He said at the time:

“The business is handed over in a sound financial position with significant cash balances and banking facilities in place.”

If BHS goes bankrupt, it likely won’t meet pension commitments to 20,000 people. Clearly, Green doesn’t care now.

What advice on spending money did the government get from this man?”


National Trust on AONBs and planning policy

The last hundred years:
The National Trust and planning. Part One: the last hundred years

and why they are worried now:
The National Trust and planning. Part Two: Why we’re worried

The second article concludes:

The country needs more homes and there’s no reason why the planning system shouldn’t change to help deliver those homes. But fiddling with the system without a coherent approach threatens more sprawl rather than ensuring delivery of new communities where they are needed. The result is the careless loss of countryside and of the distinctiveness of England’s towns and villages.

“We need a planning system for that delivers the homes we need, and works for the economy, society and our environment. Instead, we’re in danger of ending up with a service for big developers to get housing past local communities. No one is ever going to love planning but there are good reasons why it was invented over a hundred years ago, and those reasons haven’t fundamentally changed.”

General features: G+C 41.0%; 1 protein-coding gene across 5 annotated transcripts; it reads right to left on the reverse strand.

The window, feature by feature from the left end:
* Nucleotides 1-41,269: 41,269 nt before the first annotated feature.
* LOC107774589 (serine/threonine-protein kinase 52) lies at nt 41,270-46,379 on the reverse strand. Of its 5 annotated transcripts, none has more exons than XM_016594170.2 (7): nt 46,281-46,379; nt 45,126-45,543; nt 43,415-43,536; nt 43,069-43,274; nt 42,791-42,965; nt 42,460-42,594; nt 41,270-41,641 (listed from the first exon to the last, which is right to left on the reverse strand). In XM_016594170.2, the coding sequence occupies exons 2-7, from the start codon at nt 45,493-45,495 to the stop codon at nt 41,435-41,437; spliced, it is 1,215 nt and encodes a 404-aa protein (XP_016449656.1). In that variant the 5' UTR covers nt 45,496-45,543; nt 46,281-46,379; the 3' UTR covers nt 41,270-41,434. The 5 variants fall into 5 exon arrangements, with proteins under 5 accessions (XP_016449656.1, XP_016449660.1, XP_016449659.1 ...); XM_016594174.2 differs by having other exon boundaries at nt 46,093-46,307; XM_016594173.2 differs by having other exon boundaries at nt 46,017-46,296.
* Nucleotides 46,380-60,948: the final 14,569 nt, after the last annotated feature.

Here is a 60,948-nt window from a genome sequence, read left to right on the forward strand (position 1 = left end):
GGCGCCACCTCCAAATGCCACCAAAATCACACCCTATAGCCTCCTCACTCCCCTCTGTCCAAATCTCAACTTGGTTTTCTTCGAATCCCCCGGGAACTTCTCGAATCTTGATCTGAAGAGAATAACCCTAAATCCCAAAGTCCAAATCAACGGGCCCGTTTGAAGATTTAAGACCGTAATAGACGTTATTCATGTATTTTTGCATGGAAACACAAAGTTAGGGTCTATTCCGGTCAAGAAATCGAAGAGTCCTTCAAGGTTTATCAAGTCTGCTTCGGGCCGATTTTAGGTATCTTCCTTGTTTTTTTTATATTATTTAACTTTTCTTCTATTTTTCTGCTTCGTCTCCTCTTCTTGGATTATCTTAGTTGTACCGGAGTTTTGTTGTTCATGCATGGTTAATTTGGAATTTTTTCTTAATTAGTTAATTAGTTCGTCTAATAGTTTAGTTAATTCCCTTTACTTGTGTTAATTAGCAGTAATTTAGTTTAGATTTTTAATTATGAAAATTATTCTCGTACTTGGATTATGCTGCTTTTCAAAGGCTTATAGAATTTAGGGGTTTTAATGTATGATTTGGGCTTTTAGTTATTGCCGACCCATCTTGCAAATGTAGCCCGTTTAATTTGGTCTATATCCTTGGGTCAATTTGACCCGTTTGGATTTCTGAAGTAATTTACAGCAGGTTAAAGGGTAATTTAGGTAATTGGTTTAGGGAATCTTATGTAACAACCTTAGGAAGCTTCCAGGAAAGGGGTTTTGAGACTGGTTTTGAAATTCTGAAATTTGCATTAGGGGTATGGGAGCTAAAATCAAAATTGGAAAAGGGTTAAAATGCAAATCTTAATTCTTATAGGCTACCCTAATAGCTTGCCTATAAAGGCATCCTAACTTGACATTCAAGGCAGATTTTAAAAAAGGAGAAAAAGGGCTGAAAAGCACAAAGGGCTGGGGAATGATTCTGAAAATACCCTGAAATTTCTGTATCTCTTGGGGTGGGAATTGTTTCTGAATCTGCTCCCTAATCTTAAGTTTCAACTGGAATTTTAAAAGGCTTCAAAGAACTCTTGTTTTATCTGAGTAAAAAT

The meaning of “housing supply policies”

“The Court of Appeal may have brought clarity to what are relevant housing supply policies (at least until the Supreme Court has its say), but it is not open season for housebuilders, argues John Pugh-Smith.

On 17 March 2016 the Court of Appeal gave judgment in the linked appeals Suffolk District Council v Hopkins Homes Ltd & SSCLG and Richborough Estates Partnership LLP v Cheshire East Borough Council & SSGLG [2016] EWCA Civ 168.

The issue before the Court concerned the meaning of the phrase ‘relevant policies for the supply of housing’ in paragraph 49 of the National Planning Policy Framework (2012) (‘NPPF49’) …”

Postscript: On 14 April the two unsuccessful authorities applied for permission to appeal to the Supreme Court.

see article for more information:


“Anywhere but Westminster” newspaper column want to hear from us

Worried about the ever-widening democratic deficit in East Devon? Enraged by the secrecy and vagueness of our devolution deal? Fed up with an MP who will not speak about his constituency in Parliament and won’t even live in it? Celebrating the rise of independents at every level of local government in the district? Here is how you get it to a wider audience:

“Anywhere but Westminster is travelling the country to get a sense of British politics away from the Westminster bubble. During this period old fashioned two-party politics has been diminished and a palpable sense of unrest with the status quo has emerged.

For their new series, the pair are back on the road, hunting out radical new politics in some unlikely place. We would like you to tell us where you think they should go?

Share your views in the form linked on the webpage below or get in contact with John Harris (@johnharris1969) and John Domokos (@JohnDomokos) via Twitter.”